With its abundance of mineral wealth and sun-kissed shores, Australia takes pride in thinking of itself as the “lucky country.”
That sounds good until you consider the full quote from which the phrase is derived — a warning that this natural endowment was being squandered by the second-rate way the nation is governed.
Politics lies at the heart of Australia’s current energy paradox: How can one of the world’s largest exporters be having trouble keeping its lights on?
The National Electricity Market, whose grid covers almost 90 percent of the population, has had a turbulent six months. South Australia is planning to break away following a series of outages, including one last September that blacked out the state for more than seven hours.
Wholesale electricity prices in Victoria have more than doubled since Nov. 3, when Engie SA announced plans to close its 1.6-gigawatt coal-fired Hazelwood power station. More shocks will follow: About 3.6 GW of coal generation capacity is scheduled for closure at present, rising to 7 GW by 2030 according to Bloomberg New Energy Finance.
Such changes shouldn’t cause this degree of difficulty. The U.S. has shut about 39 GW of coal-fired capacity since the end of 2012 without significant upsets, while the U.K. closed about 8.4 GW in the five years through 2015. Australia ought to be able to handle 1.6 GW dropping off the grid.
Part of the explanation is different trade dynamics. Thanks to its greater exposure to global export markets, gas in Australia has failed to undercut coal on price in the way it has in the U.S. and U.K.
Indeed, the country’s LNG plants are so hungry for volumes that they’ve been in direct competition with local generators. Since the closure of Hazelwood was announced, domestic gas prices have reset to match the regional spot LNG market:
Rising fuel costs have been so damaging for the economics of gas-fired electricity that the Australian Energy Market Operator expects such generation to decline by about 15 percent between 2016 and 2021.
Where coal is being replaced, it’s with renewables: Almost 70 percent of the additional planned capacity in the national electricity market is for wind-power plants, with a further 13 percent going to utility-scale solar.
It’s worth recognizing that this is good news. Faster withdrawal from fossil fuels is clearly better for the global climate, and the volume of wind and solar set to hit the market means there’s little risk of outright shortages over the next five years or so.
Thanks to the uptake of small-scale domestic solar and battery systems, total demand in the National Electricity Market is unlikely to grow in the foreseeable future, according to Bloomberg New Energy Finance.
As a result, many of the electricity market’s problems are likely to solve themselves. The withdrawal of Hazelwood’s low-cost supply will improve the economics of less emissions-intensive black-coal stations in New South Wales, as well as gas-fired plants that are currently mothballed. Rising prices may be mitigated by the growing share of lower-cost renewables.
One challenge remains. If coal-power retirements accelerate, solar and wind will be unable to fill the gap quickly enough, especially given the way their variability can undermine the stability of the grid. The government’s plans to add 2 GW of hydroelectric capacity in the mountains southwest of Canberra will help, as will battery-storage proposals like the one Tesla Chief Executive Officer Elon Musk has offered for South Australia. They won’t make the problem go away altogether.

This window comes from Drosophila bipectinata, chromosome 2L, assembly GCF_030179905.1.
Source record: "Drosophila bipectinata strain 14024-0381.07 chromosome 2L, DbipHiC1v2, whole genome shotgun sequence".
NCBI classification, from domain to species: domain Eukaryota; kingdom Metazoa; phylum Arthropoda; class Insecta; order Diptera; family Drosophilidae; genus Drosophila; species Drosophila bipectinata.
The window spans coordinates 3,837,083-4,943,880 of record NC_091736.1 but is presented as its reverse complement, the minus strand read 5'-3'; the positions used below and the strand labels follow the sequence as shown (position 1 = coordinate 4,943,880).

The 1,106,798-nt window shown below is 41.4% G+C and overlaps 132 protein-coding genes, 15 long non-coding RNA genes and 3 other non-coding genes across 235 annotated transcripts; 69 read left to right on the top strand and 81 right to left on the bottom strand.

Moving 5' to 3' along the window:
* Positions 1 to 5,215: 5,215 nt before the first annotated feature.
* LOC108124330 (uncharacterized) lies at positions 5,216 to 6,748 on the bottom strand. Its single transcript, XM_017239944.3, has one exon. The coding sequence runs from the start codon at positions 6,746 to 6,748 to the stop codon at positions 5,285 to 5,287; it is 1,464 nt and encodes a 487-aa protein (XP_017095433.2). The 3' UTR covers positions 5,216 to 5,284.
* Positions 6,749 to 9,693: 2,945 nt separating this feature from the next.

Gas-fired power is the simplest off-the-shelf solution. Unfortunately, the financial challenges are substantial.
For one thing, most onshore wind and utility-scale solar is already lower-cost , a situation that’s likely to be exacerbated as renewable prices decline further. For another, Australia’s heavy exposure to the emerging global gas market makes forecasting fuel costs a guessing game. And finally, the policy certainty that might tempt players to enter is entirely lacking.
As Gadfly argued in the first part of this series, the governments of major energy exporters are in an impossible situation, splitting the baby between energy companies that want high prices, and domestic consumers who want low ones. The result in Australia has been a policy chasm: The opposition Labor party wants renewables to supply half the country’s energy by 2030, while former prime minister Tony Abbott argues that “coal is good for humanity.”
How to cut that Gordian knot? One solution proffered by Catherine Tanna, managing director of generator and retailer EnergyAustralia Pty, would be to establish something akin to an independent central bank to set energy policy decades ahead . It’s a smart idea, but determining the terms under which such a body would operate would no doubt spark an even more brutal debate.
No wonder the government has punted the issue to be sorted out in a flurry of inquiries and reviews. Australia’s wrangling over coal mining and climate change has contributed to a turnover of five prime ministers in seven years. The incumbent, Malcolm Turnbull, is in no hurry to add to that total. While resources can be a blessing, they can also become a curse.
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